Already sluggish, the sun may be slipping into several decades of hibernation that could exert a cooling effect on Earth’s climate, several new studies suggest.
During the last extended period of solar dormancy, from 1645 to 1715, Europe plunged into some of the coldest winters on record. But Earth’s atmosphere, which now contains an abundance of greenhouse gases, differs in composition compared with three centuries ago, and solar physicists say they’re unsure how a long solar hiatus would affect the planet’s 21st century climate.
It’s also possible that the beginning of the next 11-year solar cycle — which is marked by the emergence of dark blemishes called sunspots at high solar latitudes — may simply be delayed by a few years, rather than shut down for decades.
The scientists base their findings on multiple observations of the sun’s outer atmosphere, visible surface and the movement of magnetic fields inside the sun. The sun’s 11-year cycle is governed by flows of hot gas, or plasma, in the sun that transport parcels of the solar magnetic field.
Three teams presented their results June 14 during a press briefing at a meeting in Las Cruces, N.M., of the American Astronomical Society’s Solar Physics division.
The evidence “all indicates that the next solar cycle will be delayed by two to five years,” but that a longer break is possible, says Dean Pesnell of NASA’s Goddard Space Flight Center in Greenbelt, Md., who did not participate in the studies.
In one of the new studies, Frank Hill of the National Solar Observatory in Tucson and his colleagues used ground-based detectors to monitor changes in the solar surface due to the reverberation of sound waves inside the sun. These solar sonograms previously revealed an east-west flow of material deep inside the sun that presaged, years in advance, the onset of the last two solar cycles. But the flow marking the beginning of the next solar cycle, which the team expected to see in 2008 or 2009, still isn’t there. The flow’s absence “is leading us to believe that the next cycle may be very much more delayed, or may not happen at all,” Hill says.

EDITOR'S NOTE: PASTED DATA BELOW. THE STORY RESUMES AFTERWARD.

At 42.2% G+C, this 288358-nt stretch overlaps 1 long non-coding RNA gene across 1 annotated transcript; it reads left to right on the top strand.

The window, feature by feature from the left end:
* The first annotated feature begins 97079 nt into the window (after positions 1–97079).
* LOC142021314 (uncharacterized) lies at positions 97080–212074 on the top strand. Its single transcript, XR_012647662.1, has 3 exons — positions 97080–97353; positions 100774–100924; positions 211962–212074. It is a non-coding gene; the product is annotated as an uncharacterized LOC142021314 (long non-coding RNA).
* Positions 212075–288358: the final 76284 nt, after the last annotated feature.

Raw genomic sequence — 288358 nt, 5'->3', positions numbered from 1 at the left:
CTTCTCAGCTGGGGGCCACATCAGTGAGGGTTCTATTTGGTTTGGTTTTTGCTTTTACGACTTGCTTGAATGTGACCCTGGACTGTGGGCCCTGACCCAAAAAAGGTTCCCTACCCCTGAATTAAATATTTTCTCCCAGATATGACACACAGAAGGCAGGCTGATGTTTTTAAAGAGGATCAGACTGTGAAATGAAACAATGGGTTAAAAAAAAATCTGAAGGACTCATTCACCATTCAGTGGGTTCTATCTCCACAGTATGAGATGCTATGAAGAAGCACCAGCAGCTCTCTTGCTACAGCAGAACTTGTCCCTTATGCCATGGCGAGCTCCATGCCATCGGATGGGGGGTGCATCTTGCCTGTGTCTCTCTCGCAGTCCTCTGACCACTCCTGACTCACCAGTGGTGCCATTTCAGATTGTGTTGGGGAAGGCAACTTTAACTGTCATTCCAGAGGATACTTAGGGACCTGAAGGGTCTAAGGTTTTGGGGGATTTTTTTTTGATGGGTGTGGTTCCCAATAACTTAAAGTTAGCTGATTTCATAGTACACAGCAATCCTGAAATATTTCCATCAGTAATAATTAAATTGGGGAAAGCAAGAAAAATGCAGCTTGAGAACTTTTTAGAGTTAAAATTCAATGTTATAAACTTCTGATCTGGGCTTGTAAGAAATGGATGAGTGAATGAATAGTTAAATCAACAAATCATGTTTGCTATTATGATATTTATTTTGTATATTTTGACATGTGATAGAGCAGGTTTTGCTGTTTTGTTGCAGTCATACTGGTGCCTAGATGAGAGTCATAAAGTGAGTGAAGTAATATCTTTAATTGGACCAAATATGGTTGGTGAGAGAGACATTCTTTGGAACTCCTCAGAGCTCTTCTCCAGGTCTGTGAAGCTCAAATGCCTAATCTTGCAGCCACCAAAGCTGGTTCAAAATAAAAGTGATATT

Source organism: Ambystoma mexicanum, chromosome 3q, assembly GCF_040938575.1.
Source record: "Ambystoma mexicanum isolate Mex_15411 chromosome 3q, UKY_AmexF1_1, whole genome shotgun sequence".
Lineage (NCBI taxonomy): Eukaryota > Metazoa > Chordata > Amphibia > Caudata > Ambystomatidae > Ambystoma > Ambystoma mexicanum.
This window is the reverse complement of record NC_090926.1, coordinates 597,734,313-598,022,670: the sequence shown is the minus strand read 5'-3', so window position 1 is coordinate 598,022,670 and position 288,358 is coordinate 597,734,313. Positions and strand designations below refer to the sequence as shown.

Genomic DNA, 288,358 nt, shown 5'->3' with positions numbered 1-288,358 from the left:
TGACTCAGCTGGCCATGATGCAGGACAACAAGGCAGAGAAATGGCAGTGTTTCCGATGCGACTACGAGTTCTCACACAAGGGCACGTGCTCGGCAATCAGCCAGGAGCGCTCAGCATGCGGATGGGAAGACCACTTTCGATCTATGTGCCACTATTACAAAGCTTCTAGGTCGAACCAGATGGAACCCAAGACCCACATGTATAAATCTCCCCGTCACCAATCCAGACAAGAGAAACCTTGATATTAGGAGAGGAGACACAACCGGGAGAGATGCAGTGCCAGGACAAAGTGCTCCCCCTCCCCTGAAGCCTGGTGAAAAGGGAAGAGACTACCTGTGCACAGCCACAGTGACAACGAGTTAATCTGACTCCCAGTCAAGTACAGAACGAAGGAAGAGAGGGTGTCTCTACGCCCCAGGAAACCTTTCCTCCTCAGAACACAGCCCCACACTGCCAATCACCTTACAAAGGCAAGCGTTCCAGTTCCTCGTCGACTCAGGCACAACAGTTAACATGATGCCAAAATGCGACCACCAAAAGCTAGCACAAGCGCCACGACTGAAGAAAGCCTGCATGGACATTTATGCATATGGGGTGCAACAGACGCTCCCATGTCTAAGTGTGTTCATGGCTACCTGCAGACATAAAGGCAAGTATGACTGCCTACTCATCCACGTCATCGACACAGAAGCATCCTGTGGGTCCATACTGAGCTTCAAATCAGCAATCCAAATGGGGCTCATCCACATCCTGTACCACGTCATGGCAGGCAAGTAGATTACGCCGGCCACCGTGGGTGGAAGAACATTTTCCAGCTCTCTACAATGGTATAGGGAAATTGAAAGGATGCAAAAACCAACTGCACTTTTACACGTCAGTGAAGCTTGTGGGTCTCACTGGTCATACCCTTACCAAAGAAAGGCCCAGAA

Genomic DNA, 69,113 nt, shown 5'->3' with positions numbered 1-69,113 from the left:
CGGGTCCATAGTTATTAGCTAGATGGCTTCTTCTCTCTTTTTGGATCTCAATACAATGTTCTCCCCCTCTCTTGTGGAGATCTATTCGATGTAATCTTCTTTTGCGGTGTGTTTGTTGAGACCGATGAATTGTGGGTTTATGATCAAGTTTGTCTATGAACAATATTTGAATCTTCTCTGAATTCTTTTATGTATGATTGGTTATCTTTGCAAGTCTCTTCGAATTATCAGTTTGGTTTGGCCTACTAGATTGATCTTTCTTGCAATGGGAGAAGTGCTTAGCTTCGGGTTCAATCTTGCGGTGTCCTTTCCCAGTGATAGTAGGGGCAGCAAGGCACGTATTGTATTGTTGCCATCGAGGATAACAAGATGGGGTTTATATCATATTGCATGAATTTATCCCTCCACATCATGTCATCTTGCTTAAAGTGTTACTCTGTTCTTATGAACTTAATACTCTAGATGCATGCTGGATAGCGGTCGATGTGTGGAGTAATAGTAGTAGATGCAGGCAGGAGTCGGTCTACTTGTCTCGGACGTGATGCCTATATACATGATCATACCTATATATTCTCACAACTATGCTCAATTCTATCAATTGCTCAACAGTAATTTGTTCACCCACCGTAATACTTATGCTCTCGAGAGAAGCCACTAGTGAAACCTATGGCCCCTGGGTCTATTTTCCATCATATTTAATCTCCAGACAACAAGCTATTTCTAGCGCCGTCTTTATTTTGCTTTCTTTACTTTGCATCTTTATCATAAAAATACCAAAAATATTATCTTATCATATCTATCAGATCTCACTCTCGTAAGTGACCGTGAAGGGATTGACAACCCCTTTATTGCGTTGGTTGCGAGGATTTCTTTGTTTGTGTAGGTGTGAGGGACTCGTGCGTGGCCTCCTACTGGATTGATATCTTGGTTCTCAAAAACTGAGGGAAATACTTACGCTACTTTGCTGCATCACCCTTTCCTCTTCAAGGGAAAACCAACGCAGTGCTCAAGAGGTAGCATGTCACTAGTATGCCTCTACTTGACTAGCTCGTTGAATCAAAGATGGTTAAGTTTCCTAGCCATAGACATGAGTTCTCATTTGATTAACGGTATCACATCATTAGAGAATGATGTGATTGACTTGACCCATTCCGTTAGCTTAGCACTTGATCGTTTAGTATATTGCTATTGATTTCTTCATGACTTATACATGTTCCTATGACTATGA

In a second study, Richard Altrock, manager of the Air Force’s coronal research program at the National Solar Observatory in Sunspot, N.M., and his colleagues mapped the distribution of highly ionized iron atoms in the sun’s outer atmosphere. The distribution of these ions acts as a tracer for the movement of magnetic fields rooted in the sun.
Around the peak of a solar cycle, the magnetic field at the sun’s poles reverses direction, with the old field erased by the new, oppositely directed field. But the current delayed cycle may not be strong enough to fully erase the old field. The findings suggest that this cycle’s solar maximum, predicted to occur in 2013, may be weak or not occur at all, Altrock says.
A third study finds that the strength of the magnetic fields that produce sunspots has steadily declined over the past 13 years. If that decline continues, the fields will fall below the threshold required to support the cold gas in sunspots, and the familiar blemishes will all but disappear around 2022, notes study coauthor Matt Penn of the National Solar Observatory in Tucson.
Douglas Biesecker of the National Oceanic and Atmospheric Administration in Boulder, Colo., says he’s skeptical that the studies indicate the sun will go on a full hiatus, especially because most of the observations only encompass the last few solar cycles, which have either been atypically weak or late in getting started.
Nonetheless, the findings have caught Biesecker and other researchers by surprise at an auspicious time, with an armada of sun-staring telescopes on the ground and in space poised to provide answers.
“It’s a great time to be a solar physicist,” says Pesnell.